Official warning: Measles 'endemic' in Britain

Measles has become endemic in Britain, 14 years after its spread was halted in the resident population, the country's public health watchdog says.

The Health Protection Agency (HPA) warned that the number of unvaccinated children was now large enough to sustain the "continuous spread" of the potentially lethal virus in the community. It blamed a failure by parents over the past 10 years to give their children the measles, mumps and rubella (MMR) vaccine.

This has resulted in vaccine rates falling below the level necessary to prevent the disease becoming established in the general population.

Figures published yesterday show cases of measles in London reached a new peak last month, exceeding last year's monthly record set in August 2007, and are continuing to rise.

There were 95 cases confirmed in the capital and 35 in the rest of England and Wales bringing the total for the year to 461. A 17-year-old victim from West Yorkshire died from the disease in the first fatality since 2006. In another case a doctor working in a hospital cancer ward contracted measles prompting the Department of Health to write to all hospitals telling them to ensure that all staff working with vulnerable patients have documented immunity to the disease.

Measles causes fever, and can have serious complications including pneumonia and encephalitis (swelling of the brain). Fifty years ago the illness killed 500 children a year in the UK but vaccination almost eliminated the disease. Last month's death was only the second in more than a decade.

The HPA, which published the latest figures in its weekly report, said the rise in measles cases in London was linked to an outbreak at a secondary school which had spread to neighbouring schools and nurseries in the capital. It was also the source of clusters in Cornwall and South Yorkshire.

The report said: "Due to almost 10 years of sub-optimal MMR vaccination coverage across the UK, the number of children susceptible to measles is now sufficient to support the continuous spread of measles.

"Health services should exploit all possible opportunities to offer MMR vaccine to children of any age who have not received two doses. Greater awareness of the increasing measles incidence by health professionals and the public is essential to control the spread of infection."

Elizabeth Miller, head of immunisation at the HPA, said: "In 1994 we interrupted the spread of measles in the UK so that it ceased to be endemic. Since that time the only cases we have had have been as a result of importation and spread from those imported cases. Now we have reached a point where there are a sufficient number of susceptible [unvaccinated] children in the population to sustain spread of the disease. We are concerned there may be a return to pre-1994 levels where there was sustained spread. It is quite disturbing."

Vaccination rates against MMR vary widely across the country and are especially low in London. In the last quarter of 2007, the rate stood at 71 per cent for children at age two (first dose) and 50 per cent at age five (second dose) compared with the 95 per cent coverage needed to maintain herd immunity and prevent endemic spread.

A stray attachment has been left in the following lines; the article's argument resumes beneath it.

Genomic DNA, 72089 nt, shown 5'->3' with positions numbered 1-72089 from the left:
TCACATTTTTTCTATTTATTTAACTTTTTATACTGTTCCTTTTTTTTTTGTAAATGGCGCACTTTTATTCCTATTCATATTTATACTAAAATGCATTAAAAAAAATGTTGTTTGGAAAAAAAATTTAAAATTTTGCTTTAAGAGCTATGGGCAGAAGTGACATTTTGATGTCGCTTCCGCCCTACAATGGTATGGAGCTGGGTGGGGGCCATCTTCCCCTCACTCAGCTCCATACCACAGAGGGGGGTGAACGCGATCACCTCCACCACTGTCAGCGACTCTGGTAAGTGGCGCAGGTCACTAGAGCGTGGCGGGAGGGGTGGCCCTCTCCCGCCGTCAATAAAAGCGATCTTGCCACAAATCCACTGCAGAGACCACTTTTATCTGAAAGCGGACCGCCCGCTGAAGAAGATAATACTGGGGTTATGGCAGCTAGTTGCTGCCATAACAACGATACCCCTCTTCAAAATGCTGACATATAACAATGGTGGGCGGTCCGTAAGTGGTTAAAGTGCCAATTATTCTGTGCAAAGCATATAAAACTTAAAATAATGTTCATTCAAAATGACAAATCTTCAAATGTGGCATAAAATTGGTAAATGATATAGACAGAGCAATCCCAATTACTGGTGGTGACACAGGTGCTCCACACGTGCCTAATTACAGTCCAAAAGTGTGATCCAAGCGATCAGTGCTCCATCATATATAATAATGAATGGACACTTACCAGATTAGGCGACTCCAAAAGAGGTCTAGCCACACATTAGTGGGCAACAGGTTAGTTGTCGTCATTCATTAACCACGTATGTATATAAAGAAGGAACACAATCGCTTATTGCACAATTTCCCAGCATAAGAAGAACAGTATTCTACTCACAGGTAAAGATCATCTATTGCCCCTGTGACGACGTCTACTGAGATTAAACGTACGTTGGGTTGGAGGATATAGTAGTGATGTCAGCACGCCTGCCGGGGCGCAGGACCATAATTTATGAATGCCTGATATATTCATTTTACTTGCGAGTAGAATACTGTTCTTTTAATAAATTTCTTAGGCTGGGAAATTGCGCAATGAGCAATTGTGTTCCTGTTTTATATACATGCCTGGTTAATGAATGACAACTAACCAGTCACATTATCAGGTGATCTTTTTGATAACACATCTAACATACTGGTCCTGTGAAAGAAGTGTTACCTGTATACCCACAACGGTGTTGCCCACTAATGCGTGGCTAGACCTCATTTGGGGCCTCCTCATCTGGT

Nationally, vaccination rates against MMR fell from 92 per cent a decade ago to 79 per cent in 2004, at the height of the scare over the vaccine's supposed link with autism. They have since recovered to 84 per cent at age two (75 per cent at age five) but are still well below the target level of 95 per cent.

Professor Miller said: "Vaccination rates are on the increase but we have the problem of the legacy of the unvaccinated children over the past six or seven years. People do need to realise that measles is a highly infectious disease and if your child is not vaccinated and exposed to the virus there is a high probability that it will find susceptible children."

Measles was the single most lethal infectious agent in the world until a vaccine was developed in 1963. In the early 1960s, the disease claimed six million lives yearly in the developing world with about 135 million cases. Today the global death toll has been cut to below 350,000 and the World Health Organisation believes it may be possible to eliminate the disease.

In the UK, cases fluctuated between 160,000 and 800,000 during the 1950s and 1960s, with an epidemic every two years, until the measles vaccine was launched in 1970. In 1987, the year before it was superseded by the triple MMR jab, there were 86,000 cases of measles. Vaccination rates against MMR rose to 92 per cent in the early 1990s and the annual number of measles cases fell. But confidence in the vaccine was dashed by publication of a paper in The Lancet in 1998 by Andrew Wakefield and colleagues from the Royal Free Hospital, linking the jab with autism.

Controversy over the link continued for eight years but is now widely accepted to be without substance. Dr Wakefield and two of his former colleagues have been charged with serious professional misconduct over their research in a case before the General Medical Council which is expected to conclude later this year.

Measles, which is accompanied by a rash, is one of the most infectious diseases known and is spread through direct contact or through droplets in the air when an infected person coughs or sneezes. It is most infectious before the rash appears.

About 90 per cent of people who have not been vaccinated, or have not had measles, catch the disease if they live in the same house as someone with it.

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